Nowadays, sodium nitrate and sodium nitrite have taken the place of saltpeter (which is potassium nitrate) for curing purposes, as they are more stable, more reliable and have more predictable results .... especially for home curing.
    Happy Trails
    ~thirdeye~

    Barbecue is not rocket surgery
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  •  
    Salt Petre (potassium nitrate) is evaluable HERE. Be sure to read the cautions.

    The curing salts are also known as Prague Powders #1 an #2. Check out THIS site. They carry both. I believe Prague Powder #2 also called slow cure contains nitrates.


    Good luck, LC may have more about Salt Petre, she's smart. :)

    Blair


     
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  • I do not know this as a fact, but my late uncle did a lot of curing, smoking and such over the years.
    He used salt peter.....WAY BACK WHEN, but was into using Tender Quick from about the 60's forward.
    With that, I'm thinking that one will do the other... ;)
    I use Tender Quick in some brining and also in some of my sausage making.
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  • Little ChefLittle Chef Posts: 4,725
    XLentEgg: You really do not need Salt Petre to cure a ham. Prague powder #1 will do! No need for the extra nitrates in the Salt Petre, in fact, you often need a license to buy Salt Petre, but not Prague #1. Treat this ingredient with respect, using the recommended weight per the meat you are curing. Salt Petre is more powerful (but as I said, more difficult to procure for the same reason!). Prague powder #1 will do the job you need to cure, with out the added nitrates. As an added note, neither nitrates or nitrates are "good" for you, but the nitrates in Salt Petre are overkill. Salt Petre should be reserved for Air dried sausages without refrigeration.... no need to use in the States. Get some "pink salts" (Prague #1), and it will be more than adequate to cure your ham!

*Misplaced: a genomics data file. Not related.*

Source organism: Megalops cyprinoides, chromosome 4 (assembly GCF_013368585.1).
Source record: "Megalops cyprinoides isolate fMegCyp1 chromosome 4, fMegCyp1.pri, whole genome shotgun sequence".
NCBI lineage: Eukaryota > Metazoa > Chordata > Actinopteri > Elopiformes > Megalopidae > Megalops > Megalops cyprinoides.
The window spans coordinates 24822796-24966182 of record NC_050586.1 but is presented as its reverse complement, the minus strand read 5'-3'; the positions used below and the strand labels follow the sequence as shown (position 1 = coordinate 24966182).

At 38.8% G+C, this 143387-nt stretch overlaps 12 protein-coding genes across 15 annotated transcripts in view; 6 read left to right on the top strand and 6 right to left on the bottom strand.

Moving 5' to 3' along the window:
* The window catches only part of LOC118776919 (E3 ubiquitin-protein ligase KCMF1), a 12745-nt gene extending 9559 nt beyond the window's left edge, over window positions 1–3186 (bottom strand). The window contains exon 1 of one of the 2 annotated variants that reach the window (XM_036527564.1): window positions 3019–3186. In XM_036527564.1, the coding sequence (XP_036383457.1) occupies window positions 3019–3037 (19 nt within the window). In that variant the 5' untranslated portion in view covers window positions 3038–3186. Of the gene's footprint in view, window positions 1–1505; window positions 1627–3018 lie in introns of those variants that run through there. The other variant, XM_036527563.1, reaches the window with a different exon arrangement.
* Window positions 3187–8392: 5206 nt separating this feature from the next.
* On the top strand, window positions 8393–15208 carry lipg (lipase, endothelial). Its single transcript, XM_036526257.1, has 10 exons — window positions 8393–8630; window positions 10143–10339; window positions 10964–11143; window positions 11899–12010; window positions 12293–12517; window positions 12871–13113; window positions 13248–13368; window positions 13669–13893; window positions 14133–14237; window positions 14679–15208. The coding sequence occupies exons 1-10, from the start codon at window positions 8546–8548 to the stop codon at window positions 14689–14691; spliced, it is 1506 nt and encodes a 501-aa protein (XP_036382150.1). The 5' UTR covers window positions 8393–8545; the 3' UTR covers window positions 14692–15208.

PS...Overuse of any of the above, Prague #1, Prague #2 (salt petre) will affect blood pressures. Though correct use is no different than eating bacon. ;) Salt petre is far less forgiving. Stick to Prague #1. ;) Have never heard a negative report from Prague #1.
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  • fishlessmanfishlessman Posts: 17,303
    so you really do want the #2 if you want to make the air dried stuff and leave it out
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  • thirdeyethirdeye Posts: 7,428
    Actually Instacure #2 and Prague #2 contain salt as the carrier, sodium nitrite (6.25%) and sodium nitrate (1% to 4% depending on mfg). The nitrate is kind of the sleeper ingredient as it takes time for it to convert to nitrite, hence it's use in dry cured things like hard salami etc. Instacure #1 is salt with 6.25% nitrite, so it doesn't have the time release action of the #2 cures.

    Neither the #1 or the #2 cures contain potassium nitrate aka saltpeter.
    Happy Trails
    ~thirdeye~

    Barbecue is not rocket surgery
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  • So, is Morton's Tender Quick or their Sugar Cure not high enough concentrations?
    I was pretty sure this is what they (Uncle and Auntie) were using, but maybe something else too.
    In the later years.....For the most part they were only doing jerky and sausage. This may also shed some light??!!